My heater is blowing cold air. All hoses are hot, thermostat is new, system flushed. I can't find the blend door actuator. Is this the problem? How can I fix this? RESPONSE That is definitely a possibility. Consequently it may also be a stuck blend…
I have a 2010 jeep liberty and suddenly the heat and A/C stopped working by the control dials and settings. It just blows hot air constantly through defroster
What you have described is a faulty mode door actuator.
The heating and Air Conditioning system uses a reversible, 12-volt direct current (DC) servo motor which mechanically positions the mode-air door. The mode door actuator (1) is located on the driver side of the HVAC housing.
The mode door actuator is interchangeable with the actuators for the blend-air door and the recirculation-air door. Each actuator is contained within a black molded plastic housing. Each with an integral wire connector receptacle (2) and integral mounting tabs (3). This allows the actuator to be secured to the HVAC housing. The mode door actuator output shaft (4) is connected to the linkage that drives the mode-air door. The mode door actuator does not require mechanical indexing to the mode-air doors, as it is electronically calibrated by the A/C-heater control.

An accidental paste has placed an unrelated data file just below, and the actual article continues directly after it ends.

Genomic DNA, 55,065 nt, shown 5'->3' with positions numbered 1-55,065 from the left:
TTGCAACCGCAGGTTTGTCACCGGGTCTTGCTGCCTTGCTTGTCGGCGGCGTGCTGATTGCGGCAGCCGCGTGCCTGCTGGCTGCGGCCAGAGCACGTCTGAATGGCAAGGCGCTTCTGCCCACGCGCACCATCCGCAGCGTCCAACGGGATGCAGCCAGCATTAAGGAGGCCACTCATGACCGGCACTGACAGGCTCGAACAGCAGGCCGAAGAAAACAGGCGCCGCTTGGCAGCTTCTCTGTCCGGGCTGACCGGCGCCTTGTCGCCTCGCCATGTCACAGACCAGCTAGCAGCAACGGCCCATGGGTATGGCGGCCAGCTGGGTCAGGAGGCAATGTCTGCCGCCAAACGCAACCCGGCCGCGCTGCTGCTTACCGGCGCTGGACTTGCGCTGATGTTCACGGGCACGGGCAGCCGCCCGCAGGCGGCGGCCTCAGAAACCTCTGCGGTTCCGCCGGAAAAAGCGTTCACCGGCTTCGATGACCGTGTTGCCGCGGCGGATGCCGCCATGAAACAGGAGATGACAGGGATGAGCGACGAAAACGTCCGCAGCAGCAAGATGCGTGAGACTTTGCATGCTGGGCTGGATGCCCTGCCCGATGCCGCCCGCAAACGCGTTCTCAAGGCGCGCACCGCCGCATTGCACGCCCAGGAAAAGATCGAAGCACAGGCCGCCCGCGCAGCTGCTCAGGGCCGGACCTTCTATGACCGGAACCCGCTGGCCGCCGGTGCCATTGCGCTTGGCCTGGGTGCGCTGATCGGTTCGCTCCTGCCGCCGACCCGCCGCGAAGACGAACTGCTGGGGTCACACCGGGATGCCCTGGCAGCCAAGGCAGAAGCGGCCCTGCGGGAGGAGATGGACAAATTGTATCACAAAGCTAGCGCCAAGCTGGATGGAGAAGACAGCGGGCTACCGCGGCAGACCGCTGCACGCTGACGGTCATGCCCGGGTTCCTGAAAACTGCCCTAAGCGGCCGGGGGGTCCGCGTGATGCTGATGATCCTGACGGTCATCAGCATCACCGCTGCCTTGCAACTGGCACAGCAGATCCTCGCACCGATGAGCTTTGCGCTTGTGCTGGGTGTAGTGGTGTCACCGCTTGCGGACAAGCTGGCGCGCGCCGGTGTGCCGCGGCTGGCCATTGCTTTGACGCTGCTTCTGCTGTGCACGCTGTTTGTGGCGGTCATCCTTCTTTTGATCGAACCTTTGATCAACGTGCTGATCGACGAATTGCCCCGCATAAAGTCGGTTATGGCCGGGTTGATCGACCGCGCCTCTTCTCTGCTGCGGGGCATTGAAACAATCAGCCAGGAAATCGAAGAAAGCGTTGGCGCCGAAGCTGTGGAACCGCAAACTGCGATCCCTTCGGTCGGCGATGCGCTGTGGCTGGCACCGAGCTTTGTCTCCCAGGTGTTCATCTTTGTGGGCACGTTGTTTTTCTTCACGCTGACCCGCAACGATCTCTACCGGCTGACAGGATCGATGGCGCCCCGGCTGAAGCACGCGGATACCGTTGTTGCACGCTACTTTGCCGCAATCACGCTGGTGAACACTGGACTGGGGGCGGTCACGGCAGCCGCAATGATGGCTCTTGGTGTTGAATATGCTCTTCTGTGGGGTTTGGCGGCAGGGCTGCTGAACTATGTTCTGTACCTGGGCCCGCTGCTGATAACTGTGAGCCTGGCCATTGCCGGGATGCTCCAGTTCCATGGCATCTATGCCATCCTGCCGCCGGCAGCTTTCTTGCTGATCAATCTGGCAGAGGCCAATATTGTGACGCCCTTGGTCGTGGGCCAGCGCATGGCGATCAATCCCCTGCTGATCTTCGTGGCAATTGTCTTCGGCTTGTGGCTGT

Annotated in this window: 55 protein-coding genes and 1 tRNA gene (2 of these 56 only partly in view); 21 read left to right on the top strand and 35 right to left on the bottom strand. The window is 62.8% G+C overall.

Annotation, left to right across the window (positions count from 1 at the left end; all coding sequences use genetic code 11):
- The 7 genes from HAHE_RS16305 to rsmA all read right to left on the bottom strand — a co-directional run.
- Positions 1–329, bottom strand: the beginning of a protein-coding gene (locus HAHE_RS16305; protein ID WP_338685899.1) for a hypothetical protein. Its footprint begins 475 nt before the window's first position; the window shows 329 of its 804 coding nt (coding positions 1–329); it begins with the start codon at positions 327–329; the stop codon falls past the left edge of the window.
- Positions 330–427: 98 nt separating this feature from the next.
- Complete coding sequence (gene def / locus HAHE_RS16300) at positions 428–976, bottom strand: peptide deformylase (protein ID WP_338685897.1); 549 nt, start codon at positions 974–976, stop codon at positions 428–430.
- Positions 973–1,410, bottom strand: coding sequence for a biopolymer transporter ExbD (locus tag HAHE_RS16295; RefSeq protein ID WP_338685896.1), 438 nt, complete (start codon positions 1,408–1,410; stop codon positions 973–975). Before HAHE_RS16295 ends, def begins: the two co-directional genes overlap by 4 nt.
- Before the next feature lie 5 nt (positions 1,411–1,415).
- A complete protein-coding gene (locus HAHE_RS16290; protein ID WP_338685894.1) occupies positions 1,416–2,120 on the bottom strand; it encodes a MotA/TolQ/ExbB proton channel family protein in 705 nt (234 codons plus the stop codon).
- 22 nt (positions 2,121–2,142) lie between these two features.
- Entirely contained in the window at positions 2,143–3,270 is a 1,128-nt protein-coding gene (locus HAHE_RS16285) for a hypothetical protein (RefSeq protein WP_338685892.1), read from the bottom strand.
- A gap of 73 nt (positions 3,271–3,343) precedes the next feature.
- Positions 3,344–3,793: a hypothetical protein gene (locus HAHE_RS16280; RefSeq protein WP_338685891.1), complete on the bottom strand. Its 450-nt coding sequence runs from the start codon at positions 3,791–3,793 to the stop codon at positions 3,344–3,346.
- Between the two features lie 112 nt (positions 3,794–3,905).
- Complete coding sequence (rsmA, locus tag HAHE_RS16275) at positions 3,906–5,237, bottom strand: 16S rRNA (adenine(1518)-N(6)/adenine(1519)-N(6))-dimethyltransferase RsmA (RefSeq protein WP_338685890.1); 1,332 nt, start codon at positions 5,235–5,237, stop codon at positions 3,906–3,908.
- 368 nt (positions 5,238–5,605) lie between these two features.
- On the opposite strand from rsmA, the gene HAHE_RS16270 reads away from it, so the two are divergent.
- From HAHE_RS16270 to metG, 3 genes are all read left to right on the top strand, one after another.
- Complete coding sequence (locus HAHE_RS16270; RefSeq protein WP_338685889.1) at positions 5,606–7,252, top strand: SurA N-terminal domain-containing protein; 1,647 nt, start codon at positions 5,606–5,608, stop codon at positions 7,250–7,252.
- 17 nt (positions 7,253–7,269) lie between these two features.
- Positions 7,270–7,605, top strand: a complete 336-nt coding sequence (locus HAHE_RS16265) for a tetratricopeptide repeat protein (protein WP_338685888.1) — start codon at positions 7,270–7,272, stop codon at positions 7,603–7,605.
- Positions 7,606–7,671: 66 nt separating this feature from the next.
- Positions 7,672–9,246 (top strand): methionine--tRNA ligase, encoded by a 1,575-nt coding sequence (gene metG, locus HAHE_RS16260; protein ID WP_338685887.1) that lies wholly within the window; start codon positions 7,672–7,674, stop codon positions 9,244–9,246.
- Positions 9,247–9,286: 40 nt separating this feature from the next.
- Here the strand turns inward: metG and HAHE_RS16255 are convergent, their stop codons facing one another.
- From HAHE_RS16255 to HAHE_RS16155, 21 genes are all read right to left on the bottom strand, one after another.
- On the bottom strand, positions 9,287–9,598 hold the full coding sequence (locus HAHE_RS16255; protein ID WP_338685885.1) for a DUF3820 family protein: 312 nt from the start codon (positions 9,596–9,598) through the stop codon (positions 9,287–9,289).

How the Mode Door Actuator Works
The mode door actuator is connected to the A/C-heater control. It is connected through the vehicle electrical system by a dedicated two-wire lead and connector of the HVAC wire harness. The floor, defrost and the panel-air doors can be moved in two different directions by the mode door actuator. When the A/C-heater control pulls the voltage on one side of the motor connection high and the other connection low, the mode-air doors will move in one direction. When the A/C-heater control reverses the polarity of the voltage to the motor, the mode-air doors moves in the opposite direction. Furthermore when the A/C-heater control makes the voltage to both connections high or both connections low, the mode-air doors stop and will not move.
The A/C-heater control uses a pulse-count positioning system. This is to monitor the operation and relative position of the mode door actuator and the mode-air doors. The A/C-heater control learns the mode-air doors stop position during the actuator calibration procedure. And will store a diagnostic trouble code (DTC) for any problems it detects in the mode door actuator circuits.
The mode door actuator cannot be adjusted or repaired. It must be replaced if inoperative or damaged because of its design.